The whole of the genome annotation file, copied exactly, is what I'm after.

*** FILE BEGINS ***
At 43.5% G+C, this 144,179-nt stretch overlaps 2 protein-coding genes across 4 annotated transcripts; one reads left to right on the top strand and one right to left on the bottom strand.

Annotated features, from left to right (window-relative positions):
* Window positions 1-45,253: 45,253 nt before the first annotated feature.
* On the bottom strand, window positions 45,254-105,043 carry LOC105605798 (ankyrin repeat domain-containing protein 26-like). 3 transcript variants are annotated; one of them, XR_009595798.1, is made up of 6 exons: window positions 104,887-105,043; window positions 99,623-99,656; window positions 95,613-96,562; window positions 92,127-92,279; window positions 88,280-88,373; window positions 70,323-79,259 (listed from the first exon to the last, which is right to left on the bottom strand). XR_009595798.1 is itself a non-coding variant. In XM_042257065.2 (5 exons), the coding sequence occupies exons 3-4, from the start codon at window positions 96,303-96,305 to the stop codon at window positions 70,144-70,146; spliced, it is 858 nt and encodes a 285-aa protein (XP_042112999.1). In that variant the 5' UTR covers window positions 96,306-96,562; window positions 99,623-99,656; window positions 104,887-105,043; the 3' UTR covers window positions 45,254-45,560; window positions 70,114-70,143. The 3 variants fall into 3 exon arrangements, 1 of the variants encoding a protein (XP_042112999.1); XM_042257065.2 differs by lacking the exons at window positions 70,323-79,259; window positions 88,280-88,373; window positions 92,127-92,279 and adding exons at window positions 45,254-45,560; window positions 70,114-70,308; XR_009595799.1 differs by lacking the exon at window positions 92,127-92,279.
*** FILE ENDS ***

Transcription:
At 43.5% G+C, this 144,179-nt stretch overlaps 2 protein-coding genes across 4 annotated transcripts; one reads left to right on the top strand and one right to left on the bottom strand.

Annotated features, from left to right (window-relative positions):
* Window positions 1-45,253: 45,253 nt before the first annotated feature.
* On the bottom strand, window positions 45,254-105,043 carry LOC105605798 (ankyrin repeat domain-containing protein 26-like). 3 transcript variants are annotated; one of them, XR_009595798.1, is made up of 6 exons: window positions 104,887-105,043; window positions 99,623-99,656; window positions 95,613-96,562; window positions 92,127-92,279; window positions 88,280-88,373; window positions 70,323-79,259 (listed from the first exon to the last, which is right to left on the bottom strand). XR_009595798.1 is itself a non-coding variant. In XM_042257065.2 (5 exons), the coding sequence occupies exons 3-4, from the start codon at window positions 96,303-96,305 to the stop codon at window positions 70,144-70,146; spliced, it is 858 nt and encodes a 285-aa protein (XP_042112999.1). In that variant the 5' UTR covers window positions 96,306-96,562; window positions 99,623-99,656; window positions 104,887-105,043; the 3' UTR covers window positions 45,254-45,560; window positions 70,114-70,143. The 3 variants fall into 3 exon arrangements, 1 of the variants encoding a protein (XP_042112999.1); XM_042257065.2 differs by lacking the exons at window positions 70,323-79,259; window positions 88,280-88,373; window positions 92,127-92,279 and adding exons at window positions 45,254-45,560; window positions 70,114-70,308; XR_009595799.1 differs by lacking the exon at window positions 92,127-92,279.